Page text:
STEM learning centre to be established

STEM learning centre to be established

Thursday, February 20, 2020

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PLANS are in place to establish a National STEM Learning Centre at The Mico University.

The learning centre is being designed to provide more local teachers with the skills to better equip students in the areas of science, technology, engineering and mathematics (STEM).

The announcement was made by Dr Glen Christian, convenor of the Science, Technology, Engineering and Mathematics for Growth Task Force, while he addressed the launch of the Forecast 2020 Conference, which was held at The University of the West Indies (UWI), recently.

The conference is being organised in partnership with The UWI and the University of Technology, Jamaica (UTech), and will be held from June 9 to 12 under the theme: 'Science and Technology as a Pillar for Regional Transformation'.

According to Christian, a task force, to include experts from the public and private sectors, has been formed to work towards the creation of the centre. He said the task force plans to raise US$1.5 million to establish and equip the facility.

Christian said that the idea to establish the STEM centre came out of the dire need to increase the number of STEM teachers in Jamaica, to better prepare students and the future workforce for opportunities in science, innovation, technology, and entrepreneurship.

He lamented that statistics unearthed by the task force revealed that less than 40 per cent of grade 11 students exiting the secondary school system passed mathematics, as a subject, and only about 5,000 or 12.5 per cent of the 40,000 students, who sit the Caribbean Secondary Education Certificate exam annually, sit a science subject.

Christian further noted that less than 15 per cent of the 1,800 educators who are teaching STEM-based subjects are qualified to do so.

He argued that this reality underpins the need for a National STEM Centre in Jamaica and called on the private sector to invest more in education.

“As a member of the private sector, I recognise that we cannot win without qualified workers. You cannot succeed without an investment in your people. It's not an expenditure, it's an investment,” said Christian.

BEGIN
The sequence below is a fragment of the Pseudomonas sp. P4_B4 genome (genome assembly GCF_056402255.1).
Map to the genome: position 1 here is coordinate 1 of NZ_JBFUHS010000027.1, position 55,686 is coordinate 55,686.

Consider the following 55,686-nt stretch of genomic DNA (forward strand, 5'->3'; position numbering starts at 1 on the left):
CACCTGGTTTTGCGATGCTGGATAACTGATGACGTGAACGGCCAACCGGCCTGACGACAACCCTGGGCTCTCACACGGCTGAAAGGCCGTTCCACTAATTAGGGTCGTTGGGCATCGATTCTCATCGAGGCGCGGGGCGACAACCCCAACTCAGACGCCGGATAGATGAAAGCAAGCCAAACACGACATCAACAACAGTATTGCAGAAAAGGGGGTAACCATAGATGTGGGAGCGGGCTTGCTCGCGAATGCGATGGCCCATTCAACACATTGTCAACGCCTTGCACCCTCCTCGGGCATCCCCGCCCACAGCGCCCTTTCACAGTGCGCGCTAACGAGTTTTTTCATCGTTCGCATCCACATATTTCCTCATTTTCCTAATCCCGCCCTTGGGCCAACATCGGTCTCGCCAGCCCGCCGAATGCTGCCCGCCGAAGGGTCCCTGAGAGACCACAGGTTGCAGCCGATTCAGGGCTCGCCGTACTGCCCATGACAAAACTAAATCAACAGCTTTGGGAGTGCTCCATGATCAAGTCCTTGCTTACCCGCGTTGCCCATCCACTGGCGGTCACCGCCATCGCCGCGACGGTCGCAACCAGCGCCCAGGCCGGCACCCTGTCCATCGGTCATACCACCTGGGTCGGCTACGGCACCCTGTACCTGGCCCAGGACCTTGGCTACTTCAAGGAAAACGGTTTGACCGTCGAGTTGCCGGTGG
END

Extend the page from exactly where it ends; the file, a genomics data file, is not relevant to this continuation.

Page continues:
“No matter what business you're in, you need STEM. You need STEM in tourism, as much as in areas of the environment. I need STEM in my warehouses, I need STEM in my factories, and we have to know, as members of the private sector, where we're going to get our employees from,” added Christian.

He said it is hoped that the centre will help to create a culture shift in Jamaica, allowing more students to recognise and hone their skills in this area.

“I believe that Jamaica can become a powerhouse in STEM, and, in the same way that we dominate athletics or music, we can also create a space for ourselves in the global arena,” declared Christian.

The Jamaica National (JN) Group is a major sponsor of the conference and Claudine Allen, head of member relations, said the group welcomes the move to boost the development of STEM education in Jamaica.

“At the JN Group we are fully aware of the importance of education, and understand that it must be an important driver in the way forward for us in the Caribbean, to boost our performance and the natural propensity for innovation, as a people,” said Allen.

She noted that in the past the JN Group has contributed to this thrust, through the development and implementation of comprehensive educational programmes, such as the centres of excellence and the iLead school leadership transformation initiatives, targeted to develop under-resourced, rural secondary and primary schools in Jamaica.

“And through the Science Genius Initiative, we also encouraged the use of dancehall and reggae music, to break down the semantics of science for our children,” said Allen.


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